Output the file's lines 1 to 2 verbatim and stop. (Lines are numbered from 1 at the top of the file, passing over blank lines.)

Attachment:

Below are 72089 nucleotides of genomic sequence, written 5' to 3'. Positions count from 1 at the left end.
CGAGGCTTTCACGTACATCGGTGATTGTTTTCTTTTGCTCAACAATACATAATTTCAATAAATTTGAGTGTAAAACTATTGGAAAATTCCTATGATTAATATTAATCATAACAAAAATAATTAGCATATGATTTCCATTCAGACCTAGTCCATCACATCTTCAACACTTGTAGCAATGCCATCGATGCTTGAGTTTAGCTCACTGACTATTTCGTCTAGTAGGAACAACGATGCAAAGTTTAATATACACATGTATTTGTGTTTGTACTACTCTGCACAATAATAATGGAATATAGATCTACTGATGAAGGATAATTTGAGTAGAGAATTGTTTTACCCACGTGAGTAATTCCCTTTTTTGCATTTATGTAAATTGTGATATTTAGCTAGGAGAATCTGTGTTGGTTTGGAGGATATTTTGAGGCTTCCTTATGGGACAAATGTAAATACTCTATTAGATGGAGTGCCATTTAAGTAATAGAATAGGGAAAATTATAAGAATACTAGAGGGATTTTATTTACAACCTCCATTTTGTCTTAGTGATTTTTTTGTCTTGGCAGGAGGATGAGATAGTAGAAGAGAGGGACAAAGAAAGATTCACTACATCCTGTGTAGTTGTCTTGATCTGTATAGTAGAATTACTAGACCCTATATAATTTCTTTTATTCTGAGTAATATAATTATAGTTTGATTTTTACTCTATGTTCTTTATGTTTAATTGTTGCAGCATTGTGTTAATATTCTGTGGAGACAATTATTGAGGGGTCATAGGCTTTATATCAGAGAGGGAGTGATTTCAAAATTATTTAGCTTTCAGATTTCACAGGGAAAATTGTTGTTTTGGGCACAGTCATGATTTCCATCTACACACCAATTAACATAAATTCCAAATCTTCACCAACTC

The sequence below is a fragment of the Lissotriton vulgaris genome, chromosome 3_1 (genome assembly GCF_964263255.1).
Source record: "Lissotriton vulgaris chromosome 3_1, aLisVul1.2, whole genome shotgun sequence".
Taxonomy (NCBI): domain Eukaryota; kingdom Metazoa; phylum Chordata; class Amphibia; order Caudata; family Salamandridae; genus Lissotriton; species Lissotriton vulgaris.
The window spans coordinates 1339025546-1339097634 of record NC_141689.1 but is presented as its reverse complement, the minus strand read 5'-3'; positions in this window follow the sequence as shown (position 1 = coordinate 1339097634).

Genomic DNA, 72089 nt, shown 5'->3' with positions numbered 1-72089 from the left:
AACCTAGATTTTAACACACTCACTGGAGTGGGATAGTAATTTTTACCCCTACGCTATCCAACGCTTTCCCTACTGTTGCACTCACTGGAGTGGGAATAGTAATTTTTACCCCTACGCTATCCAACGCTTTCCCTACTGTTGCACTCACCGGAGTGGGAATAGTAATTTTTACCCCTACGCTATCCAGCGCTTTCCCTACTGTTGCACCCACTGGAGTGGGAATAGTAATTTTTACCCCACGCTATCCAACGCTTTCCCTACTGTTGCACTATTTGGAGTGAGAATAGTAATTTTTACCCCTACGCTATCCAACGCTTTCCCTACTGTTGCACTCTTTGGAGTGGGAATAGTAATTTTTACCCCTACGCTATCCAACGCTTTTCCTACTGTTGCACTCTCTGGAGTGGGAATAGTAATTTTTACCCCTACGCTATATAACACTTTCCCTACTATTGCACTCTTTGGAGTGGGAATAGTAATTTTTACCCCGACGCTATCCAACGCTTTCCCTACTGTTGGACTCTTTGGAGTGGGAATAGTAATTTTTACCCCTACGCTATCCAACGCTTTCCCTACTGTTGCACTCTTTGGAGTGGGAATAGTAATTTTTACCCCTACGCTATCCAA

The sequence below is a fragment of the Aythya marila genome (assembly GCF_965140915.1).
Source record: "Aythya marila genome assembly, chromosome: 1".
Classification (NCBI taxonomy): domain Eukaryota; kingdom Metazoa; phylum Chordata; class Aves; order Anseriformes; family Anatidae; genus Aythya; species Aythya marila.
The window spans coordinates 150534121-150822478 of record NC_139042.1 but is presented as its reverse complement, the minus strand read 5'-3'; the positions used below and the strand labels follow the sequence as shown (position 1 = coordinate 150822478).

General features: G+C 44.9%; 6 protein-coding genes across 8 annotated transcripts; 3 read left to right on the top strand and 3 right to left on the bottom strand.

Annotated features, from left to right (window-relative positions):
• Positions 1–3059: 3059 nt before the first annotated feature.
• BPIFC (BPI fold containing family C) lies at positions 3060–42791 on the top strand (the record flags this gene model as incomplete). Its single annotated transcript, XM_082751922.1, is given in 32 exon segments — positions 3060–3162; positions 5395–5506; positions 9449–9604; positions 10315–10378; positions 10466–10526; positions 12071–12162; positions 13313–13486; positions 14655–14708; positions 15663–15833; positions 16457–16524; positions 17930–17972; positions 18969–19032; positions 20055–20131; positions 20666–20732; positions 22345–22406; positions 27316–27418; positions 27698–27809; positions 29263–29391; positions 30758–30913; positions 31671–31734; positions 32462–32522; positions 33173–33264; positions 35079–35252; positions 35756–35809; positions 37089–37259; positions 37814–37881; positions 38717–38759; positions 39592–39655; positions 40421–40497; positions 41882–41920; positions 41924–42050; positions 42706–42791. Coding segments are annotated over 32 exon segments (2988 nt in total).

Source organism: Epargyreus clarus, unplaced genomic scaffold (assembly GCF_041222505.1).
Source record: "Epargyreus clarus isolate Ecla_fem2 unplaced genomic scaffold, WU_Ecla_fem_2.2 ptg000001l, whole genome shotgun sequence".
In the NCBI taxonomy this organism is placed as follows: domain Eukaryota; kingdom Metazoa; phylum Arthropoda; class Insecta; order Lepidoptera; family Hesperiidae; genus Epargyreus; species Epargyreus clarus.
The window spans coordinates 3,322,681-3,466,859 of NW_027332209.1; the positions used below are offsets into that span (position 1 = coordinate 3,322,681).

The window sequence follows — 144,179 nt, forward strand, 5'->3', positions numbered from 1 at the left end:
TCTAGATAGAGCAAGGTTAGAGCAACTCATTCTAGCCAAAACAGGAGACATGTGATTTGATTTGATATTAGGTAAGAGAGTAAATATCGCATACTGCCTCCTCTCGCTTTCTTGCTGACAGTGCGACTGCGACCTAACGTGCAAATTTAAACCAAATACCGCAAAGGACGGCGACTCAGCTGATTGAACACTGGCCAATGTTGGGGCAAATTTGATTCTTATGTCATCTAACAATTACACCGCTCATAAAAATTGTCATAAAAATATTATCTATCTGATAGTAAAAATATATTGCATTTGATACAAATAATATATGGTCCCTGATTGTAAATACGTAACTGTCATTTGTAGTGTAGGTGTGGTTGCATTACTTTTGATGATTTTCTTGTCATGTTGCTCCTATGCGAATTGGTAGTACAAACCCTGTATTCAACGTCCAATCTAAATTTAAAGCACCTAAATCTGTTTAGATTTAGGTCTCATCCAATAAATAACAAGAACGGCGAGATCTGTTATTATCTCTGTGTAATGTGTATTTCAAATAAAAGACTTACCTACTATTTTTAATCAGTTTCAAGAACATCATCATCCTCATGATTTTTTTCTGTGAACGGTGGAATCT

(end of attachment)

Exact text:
Below are 72089 nucleotides of genomic sequence, written 5' to 3'. Positions count from 1 at the left end.
CGAGGCTTTCACGTACATCGGTGATTGTTTTCTTTTGCTCAACAATACATAATTTCAATAAATTTGAGTGTAAAACTATTGGAAAATTCCTATGATTAATATTAATCATAACAAAAATAATTAGCATATGATTTCCATTCAGACCTAGTCCATCACATCTTCAACACTTGTAGCAATGCCATCGATGCTTGAGTTTAGCTCACTGACTATTTCGTCTAGTAGGAACAACGATGCAAAGTTTAATATACACATGTATTTGTGTTTGTACTACTCTGCACAATAATAATGGAATATAGATCTACTGATGAAGGATAATTTGAGTAGAGAATTGTTTTACCCACGTGAGTAATTCCCTTTTTTGCATTTATGTAAATTGTGATATTTAGCTAGGAGAATCTGTGTTGGTTTGGAGGATATTTTGAGGCTTCCTTATGGGACAAATGTAAATACTCTATTAGATGGAGTGCCATTTAAGTAATAGAATAGGGAAAATTATAAGAATACTAGAGGGATTTTATTTACAACCTCCATTTTGTCTTAGTGATTTTTTTGTCTTGGCAGGAGGATGAGATAGTAGAAGAGAGGGACAAAGAAAGATTCACTACATCCTGTGTAGTTGTCTTGATCTGTATAGTAGAATTACTAGACCCTATATAATTTCTTTTATTCTGAGTAATATAATTATAGTTTGATTTTTACTCTATGTTCTTTATGTTTAATTGTTGCAGCATTGTGTTAATATTCTGTGGAGACAATTATTGAGGGGTCATAGGCTTTATATCAGAGAGGGAGTGATTTCAAAATTATTTAGCTTTCAGATTTCACAGGGAAAATTGTTGTTTTGGGCACAGTCATGATTTCCATCTACACACCAATTAACATAAATTCCAAATCTTCACCAACTC